Daniel:   It's pretty exciting although it's filling up pretty quickly. Already need more space. Lots of wall space over there for art which is exciting.

AJK: Is it going to be rotating art?

Daniel: We're not sure yet. We're going to design a lot of things to absorb sound over there, a lot of hard surfaces. I'm excited to be able to do some canvases that have foam behind them. We're going to have live music over there so to absorb some of that sound. We have one longer wall over there, we're thinking about rotating artwork and different artists which is pretty exciting for us. 

AJK:   And you're from this area?

Daniel:    Yes. Grew up about ten minutes from here.

AJK:  One of the things that is very obvious is this community is very important to the brewery. The office is right across the street. From a real estate perspective it is like hitting the jackpot. If you're trying to find an apartment near your family, you have  no luck but they have three buildings with in a good rock's throw of each other. Could make for some good snowball fights in the winter, but then even the expansion with the crowlers, the local farmer's market. It's very apparent to me how important the local community is - it's a great space. There's a boutique desert and foods place around - it seems like a really cool spot to be around.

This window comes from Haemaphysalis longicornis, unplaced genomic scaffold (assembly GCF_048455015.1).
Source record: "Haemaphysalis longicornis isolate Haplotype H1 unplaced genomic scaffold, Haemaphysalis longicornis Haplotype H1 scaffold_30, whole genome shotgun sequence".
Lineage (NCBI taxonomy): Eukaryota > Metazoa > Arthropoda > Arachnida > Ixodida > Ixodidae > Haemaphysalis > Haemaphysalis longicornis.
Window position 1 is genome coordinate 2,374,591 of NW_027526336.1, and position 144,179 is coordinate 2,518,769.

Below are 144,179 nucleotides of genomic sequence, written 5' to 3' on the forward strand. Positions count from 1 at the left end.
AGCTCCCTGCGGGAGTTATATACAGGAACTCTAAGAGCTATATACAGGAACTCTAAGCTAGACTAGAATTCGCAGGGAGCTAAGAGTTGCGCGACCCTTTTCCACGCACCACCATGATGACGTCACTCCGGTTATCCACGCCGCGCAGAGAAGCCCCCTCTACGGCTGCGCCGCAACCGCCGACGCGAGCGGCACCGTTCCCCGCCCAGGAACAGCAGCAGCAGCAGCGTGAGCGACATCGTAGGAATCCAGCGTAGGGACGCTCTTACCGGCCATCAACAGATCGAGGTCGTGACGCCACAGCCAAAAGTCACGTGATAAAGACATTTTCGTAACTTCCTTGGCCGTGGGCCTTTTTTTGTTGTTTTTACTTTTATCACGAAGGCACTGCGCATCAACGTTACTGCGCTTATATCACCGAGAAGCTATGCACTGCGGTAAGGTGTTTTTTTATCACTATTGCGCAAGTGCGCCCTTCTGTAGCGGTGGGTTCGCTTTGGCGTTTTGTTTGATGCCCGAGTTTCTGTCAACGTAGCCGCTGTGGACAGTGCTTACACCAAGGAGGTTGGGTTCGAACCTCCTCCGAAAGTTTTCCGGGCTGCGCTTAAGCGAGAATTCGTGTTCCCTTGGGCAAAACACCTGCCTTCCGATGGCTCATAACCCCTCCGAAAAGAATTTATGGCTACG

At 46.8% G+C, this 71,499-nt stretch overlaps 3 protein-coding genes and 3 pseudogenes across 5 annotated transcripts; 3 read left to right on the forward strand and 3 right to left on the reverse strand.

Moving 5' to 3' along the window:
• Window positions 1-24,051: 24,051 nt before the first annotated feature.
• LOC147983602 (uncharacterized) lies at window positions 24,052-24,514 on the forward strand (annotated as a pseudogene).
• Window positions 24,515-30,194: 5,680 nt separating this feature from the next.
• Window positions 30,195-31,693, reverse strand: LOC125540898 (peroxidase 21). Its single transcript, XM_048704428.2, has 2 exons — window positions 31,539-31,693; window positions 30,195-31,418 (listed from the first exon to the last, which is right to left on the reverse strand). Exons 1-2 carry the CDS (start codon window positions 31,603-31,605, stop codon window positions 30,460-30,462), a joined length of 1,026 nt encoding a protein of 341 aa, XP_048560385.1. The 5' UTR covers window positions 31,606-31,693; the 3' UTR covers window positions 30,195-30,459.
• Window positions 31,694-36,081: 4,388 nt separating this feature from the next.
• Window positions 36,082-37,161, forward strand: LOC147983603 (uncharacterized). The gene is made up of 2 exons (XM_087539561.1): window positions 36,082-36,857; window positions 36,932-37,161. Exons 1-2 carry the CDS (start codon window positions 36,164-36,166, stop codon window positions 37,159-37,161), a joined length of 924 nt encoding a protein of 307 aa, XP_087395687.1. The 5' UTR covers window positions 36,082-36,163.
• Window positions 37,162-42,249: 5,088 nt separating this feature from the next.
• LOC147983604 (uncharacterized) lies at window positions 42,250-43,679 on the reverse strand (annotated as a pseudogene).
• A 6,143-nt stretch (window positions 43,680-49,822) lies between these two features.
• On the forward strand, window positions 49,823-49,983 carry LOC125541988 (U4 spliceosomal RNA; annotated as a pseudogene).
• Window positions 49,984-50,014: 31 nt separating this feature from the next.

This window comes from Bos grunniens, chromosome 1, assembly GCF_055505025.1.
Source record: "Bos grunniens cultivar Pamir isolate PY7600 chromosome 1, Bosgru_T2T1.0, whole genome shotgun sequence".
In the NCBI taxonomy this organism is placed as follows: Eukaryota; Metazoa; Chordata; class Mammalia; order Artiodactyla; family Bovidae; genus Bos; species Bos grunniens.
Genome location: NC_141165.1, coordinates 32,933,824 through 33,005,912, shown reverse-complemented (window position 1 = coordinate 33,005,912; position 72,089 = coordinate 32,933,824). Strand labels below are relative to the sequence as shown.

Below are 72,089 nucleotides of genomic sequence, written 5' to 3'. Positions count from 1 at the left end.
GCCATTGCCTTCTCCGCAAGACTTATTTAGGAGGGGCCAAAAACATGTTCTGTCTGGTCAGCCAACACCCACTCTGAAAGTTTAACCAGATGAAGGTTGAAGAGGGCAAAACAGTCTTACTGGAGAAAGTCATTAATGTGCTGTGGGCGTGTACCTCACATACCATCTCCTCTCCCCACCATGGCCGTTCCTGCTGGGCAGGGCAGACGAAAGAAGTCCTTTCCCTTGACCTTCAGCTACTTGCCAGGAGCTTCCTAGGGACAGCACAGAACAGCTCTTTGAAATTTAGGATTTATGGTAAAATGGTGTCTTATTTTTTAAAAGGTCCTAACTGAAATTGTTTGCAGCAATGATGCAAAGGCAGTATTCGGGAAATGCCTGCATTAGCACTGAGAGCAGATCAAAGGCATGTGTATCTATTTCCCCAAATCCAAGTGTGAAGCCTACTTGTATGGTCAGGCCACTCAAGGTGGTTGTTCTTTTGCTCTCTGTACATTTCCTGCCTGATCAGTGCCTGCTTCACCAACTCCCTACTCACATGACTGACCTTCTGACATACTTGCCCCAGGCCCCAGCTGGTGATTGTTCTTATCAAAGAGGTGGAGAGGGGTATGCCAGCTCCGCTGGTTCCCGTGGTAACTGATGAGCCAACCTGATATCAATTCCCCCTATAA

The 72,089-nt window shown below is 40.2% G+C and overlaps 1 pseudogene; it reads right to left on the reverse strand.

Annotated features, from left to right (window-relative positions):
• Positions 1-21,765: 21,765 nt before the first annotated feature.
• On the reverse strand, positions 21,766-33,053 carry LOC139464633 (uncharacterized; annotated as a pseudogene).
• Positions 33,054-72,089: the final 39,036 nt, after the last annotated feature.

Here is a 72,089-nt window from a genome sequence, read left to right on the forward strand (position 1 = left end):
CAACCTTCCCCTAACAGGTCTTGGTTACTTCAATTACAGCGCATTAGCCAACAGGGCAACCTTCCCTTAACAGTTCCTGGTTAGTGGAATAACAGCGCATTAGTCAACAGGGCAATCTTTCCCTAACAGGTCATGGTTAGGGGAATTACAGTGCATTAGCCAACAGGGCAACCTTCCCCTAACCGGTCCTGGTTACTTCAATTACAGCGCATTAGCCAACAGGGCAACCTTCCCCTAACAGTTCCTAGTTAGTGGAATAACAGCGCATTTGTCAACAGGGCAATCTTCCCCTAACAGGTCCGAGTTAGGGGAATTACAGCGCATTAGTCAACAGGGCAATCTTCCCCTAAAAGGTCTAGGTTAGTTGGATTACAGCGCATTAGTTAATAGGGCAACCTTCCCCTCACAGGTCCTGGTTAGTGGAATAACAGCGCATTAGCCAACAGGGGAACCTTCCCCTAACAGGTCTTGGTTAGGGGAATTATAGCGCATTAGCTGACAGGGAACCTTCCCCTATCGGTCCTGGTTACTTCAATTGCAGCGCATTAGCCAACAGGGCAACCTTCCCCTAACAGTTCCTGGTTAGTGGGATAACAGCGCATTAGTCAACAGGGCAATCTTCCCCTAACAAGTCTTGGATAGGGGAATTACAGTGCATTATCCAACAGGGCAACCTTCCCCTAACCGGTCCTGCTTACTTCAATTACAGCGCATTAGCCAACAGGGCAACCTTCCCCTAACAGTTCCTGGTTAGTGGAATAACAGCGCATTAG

Daniel:   It's a cool town both  for our businesses and our families. It's been a lot of fun to live here and work here.

AJK:   I think that's ideal, especially now more than ever the importance of a good community and taking care of each other. TO really do that together and ... I'm just jealous there is no commute - -- I have a butch of a commute to work every day. But just even that sense of community is extremely important and having young children is till that in them. The roots of the future.

I had read that you had worked on a A to Z chldrens book.

 :   I did a series about a year ago, sort of on a whim. An animal themed alphabet series. I released it in prints. Was going to do a book, will probably still do a book. Making a book is a lot more work than getting prints made.